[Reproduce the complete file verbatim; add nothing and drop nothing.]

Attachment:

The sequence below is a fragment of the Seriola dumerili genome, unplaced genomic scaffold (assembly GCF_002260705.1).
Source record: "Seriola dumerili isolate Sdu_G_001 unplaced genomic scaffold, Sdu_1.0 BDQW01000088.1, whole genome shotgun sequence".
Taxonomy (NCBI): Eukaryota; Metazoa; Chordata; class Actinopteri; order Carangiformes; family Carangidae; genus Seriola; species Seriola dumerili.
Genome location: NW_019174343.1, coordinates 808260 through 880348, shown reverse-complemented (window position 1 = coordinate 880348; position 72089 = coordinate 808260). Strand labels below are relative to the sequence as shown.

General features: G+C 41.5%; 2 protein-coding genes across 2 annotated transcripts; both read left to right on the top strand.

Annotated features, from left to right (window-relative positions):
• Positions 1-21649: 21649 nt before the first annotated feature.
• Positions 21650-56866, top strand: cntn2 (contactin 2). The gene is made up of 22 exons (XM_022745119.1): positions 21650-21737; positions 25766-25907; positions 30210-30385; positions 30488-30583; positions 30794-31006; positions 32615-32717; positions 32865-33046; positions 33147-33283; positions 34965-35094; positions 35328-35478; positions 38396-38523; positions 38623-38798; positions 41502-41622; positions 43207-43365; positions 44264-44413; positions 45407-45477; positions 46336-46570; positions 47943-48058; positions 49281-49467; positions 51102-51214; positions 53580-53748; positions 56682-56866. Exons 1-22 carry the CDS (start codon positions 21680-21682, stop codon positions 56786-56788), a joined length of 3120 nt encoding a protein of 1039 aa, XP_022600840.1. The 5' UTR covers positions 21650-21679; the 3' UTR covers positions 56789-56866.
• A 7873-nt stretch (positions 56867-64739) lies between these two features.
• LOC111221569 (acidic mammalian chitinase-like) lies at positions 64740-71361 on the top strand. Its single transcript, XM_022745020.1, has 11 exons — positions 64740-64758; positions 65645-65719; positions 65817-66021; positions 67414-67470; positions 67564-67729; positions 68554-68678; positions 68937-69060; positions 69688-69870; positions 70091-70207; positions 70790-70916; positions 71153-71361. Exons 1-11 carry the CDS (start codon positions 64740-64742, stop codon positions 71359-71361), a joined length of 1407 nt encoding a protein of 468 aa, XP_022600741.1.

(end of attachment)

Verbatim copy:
The sequence below is a fragment of the Seriola dumerili genome, unplaced genomic scaffold (assembly GCF_002260705.1).
Source record: "Seriola dumerili isolate Sdu_G_001 unplaced genomic scaffold, Sdu_1.0 BDQW01000088.1, whole genome shotgun sequence".
Taxonomy (NCBI): Eukaryota; Metazoa; Chordata; class Actinopteri; order Carangiformes; family Carangidae; genus Seriola; species Seriola dumerili.
Genome location: NW_019174343.1, coordinates 808260 through 880348, shown reverse-complemented (window position 1 = coordinate 880348; position 72089 = coordinate 808260). Strand labels below are relative to the sequence as shown.

General features: G+C 41.5%; 2 protein-coding genes across 2 annotated transcripts; both read left to right on the top strand.

Annotated features, from left to right (window-relative positions):
• Positions 1-21649: 21649 nt before the first annotated feature.
• Positions 21650-56866, top strand: cntn2 (contactin 2). The gene is made up of 22 exons (XM_022745119.1): positions 21650-21737; positions 25766-25907; positions 30210-30385; positions 30488-30583; positions 30794-31006; positions 32615-32717; positions 32865-33046; positions 33147-33283; positions 34965-35094; positions 35328-35478; positions 38396-38523; positions 38623-38798; positions 41502-41622; positions 43207-43365; positions 44264-44413; positions 45407-45477; positions 46336-46570; positions 47943-48058; positions 49281-49467; positions 51102-51214; positions 53580-53748; positions 56682-56866. Exons 1-22 carry the CDS (start codon positions 21680-21682, stop codon positions 56786-56788), a joined length of 3120 nt encoding a protein of 1039 aa, XP_022600840.1. The 5' UTR covers positions 21650-21679; the 3' UTR covers positions 56789-56866.
• A 7873-nt stretch (positions 56867-64739) lies between these two features.
• LOC111221569 (acidic mammalian chitinase-like) lies at positions 64740-71361 on the top strand. Its single transcript, XM_022745020.1, has 11 exons — positions 64740-64758; positions 65645-65719; positions 65817-66021; positions 67414-67470; positions 67564-67729; positions 68554-68678; positions 68937-69060; positions 69688-69870; positions 70091-70207; positions 70790-70916; positions 71153-71361. Exons 1-11 carry the CDS (start codon positions 64740-64742, stop codon positions 71359-71361), a joined length of 1407 nt encoding a protein of 468 aa, XP_022600741.1.